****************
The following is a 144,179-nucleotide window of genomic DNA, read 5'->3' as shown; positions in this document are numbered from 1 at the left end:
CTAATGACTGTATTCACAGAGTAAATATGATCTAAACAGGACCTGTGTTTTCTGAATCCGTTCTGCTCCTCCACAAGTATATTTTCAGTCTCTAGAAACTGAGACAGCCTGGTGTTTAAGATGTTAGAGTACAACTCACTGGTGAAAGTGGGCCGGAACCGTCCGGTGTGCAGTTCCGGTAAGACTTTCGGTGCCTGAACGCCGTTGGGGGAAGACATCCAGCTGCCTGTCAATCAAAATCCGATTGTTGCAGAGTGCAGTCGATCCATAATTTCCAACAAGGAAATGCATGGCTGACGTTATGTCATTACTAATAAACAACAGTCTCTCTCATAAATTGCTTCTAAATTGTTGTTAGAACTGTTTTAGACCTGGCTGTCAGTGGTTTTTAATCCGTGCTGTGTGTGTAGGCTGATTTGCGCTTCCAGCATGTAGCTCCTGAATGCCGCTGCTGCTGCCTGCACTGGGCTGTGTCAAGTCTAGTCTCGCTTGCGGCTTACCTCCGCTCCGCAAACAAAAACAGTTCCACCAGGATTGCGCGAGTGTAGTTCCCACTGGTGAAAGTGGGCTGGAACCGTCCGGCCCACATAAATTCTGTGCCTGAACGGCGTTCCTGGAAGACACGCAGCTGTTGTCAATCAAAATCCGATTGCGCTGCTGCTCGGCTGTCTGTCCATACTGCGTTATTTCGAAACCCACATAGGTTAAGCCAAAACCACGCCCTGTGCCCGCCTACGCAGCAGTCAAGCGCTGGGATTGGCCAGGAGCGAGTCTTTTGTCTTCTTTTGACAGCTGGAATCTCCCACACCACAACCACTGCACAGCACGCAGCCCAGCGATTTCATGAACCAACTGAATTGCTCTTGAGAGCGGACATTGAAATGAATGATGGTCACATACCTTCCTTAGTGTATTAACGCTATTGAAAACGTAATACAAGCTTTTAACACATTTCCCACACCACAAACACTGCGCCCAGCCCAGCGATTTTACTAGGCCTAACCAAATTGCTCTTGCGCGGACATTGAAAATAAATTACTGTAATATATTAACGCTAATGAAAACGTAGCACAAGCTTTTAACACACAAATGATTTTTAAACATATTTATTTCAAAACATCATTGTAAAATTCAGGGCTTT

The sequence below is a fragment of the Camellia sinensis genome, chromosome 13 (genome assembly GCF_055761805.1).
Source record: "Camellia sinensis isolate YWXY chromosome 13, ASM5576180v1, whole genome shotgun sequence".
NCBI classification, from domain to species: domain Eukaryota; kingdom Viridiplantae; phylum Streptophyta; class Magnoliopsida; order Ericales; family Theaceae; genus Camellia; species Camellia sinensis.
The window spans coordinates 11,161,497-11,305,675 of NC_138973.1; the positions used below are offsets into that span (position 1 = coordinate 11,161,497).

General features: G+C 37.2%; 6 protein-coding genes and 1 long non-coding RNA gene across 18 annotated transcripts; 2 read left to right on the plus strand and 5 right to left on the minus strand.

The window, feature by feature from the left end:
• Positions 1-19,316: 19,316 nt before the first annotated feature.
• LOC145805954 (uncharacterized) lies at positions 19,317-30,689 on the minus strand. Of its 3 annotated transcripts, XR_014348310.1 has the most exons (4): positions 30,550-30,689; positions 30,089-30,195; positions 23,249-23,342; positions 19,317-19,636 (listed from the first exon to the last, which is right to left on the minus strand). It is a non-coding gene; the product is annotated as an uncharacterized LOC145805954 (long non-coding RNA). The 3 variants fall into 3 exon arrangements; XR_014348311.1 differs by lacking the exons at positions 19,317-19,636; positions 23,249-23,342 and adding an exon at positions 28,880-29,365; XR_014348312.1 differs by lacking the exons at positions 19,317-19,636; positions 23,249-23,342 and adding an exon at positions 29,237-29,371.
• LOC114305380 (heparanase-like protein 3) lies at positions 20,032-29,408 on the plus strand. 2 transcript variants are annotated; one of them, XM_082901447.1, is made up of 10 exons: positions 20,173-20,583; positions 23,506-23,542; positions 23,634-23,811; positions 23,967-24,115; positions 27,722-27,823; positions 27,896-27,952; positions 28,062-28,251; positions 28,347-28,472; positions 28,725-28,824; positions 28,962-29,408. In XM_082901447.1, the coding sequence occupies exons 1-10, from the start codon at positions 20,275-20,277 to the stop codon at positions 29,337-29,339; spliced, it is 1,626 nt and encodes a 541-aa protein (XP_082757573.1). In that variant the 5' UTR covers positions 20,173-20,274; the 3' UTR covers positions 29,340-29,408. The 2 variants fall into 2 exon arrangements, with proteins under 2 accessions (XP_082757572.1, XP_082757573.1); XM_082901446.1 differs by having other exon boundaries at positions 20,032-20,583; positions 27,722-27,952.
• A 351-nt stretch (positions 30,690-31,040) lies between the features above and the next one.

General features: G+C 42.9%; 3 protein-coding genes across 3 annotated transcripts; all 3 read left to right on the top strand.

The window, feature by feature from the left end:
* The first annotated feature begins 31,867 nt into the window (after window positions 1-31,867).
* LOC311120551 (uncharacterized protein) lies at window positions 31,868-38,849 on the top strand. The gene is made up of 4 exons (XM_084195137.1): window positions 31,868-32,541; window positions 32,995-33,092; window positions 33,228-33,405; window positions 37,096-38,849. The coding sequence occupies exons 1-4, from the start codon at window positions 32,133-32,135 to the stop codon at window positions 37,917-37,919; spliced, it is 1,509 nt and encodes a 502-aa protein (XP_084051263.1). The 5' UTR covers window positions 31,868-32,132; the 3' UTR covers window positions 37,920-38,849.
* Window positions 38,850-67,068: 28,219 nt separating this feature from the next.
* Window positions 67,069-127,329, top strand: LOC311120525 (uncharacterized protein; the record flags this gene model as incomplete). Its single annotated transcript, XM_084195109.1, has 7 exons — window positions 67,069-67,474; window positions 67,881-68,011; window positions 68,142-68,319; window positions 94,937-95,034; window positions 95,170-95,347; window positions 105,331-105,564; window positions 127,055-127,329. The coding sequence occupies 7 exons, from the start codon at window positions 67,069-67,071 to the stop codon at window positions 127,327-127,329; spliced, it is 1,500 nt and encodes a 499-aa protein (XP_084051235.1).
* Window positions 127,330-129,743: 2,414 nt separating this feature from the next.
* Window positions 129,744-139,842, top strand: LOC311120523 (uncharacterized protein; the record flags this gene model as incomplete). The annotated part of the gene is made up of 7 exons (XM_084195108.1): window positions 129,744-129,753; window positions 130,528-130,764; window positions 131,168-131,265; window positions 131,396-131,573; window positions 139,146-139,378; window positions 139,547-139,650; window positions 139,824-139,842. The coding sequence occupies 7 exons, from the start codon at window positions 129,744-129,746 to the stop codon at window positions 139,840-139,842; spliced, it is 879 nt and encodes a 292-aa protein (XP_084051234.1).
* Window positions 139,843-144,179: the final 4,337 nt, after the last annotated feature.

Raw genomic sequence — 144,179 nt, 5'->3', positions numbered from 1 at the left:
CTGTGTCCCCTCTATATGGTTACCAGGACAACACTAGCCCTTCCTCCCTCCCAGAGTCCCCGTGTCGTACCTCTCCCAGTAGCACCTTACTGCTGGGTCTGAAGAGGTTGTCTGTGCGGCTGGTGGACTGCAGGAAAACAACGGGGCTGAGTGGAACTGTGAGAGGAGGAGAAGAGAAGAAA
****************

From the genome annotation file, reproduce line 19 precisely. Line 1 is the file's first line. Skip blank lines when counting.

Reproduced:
* Window positions 127,330-129,743: 2,414 nt separating this feature from the next.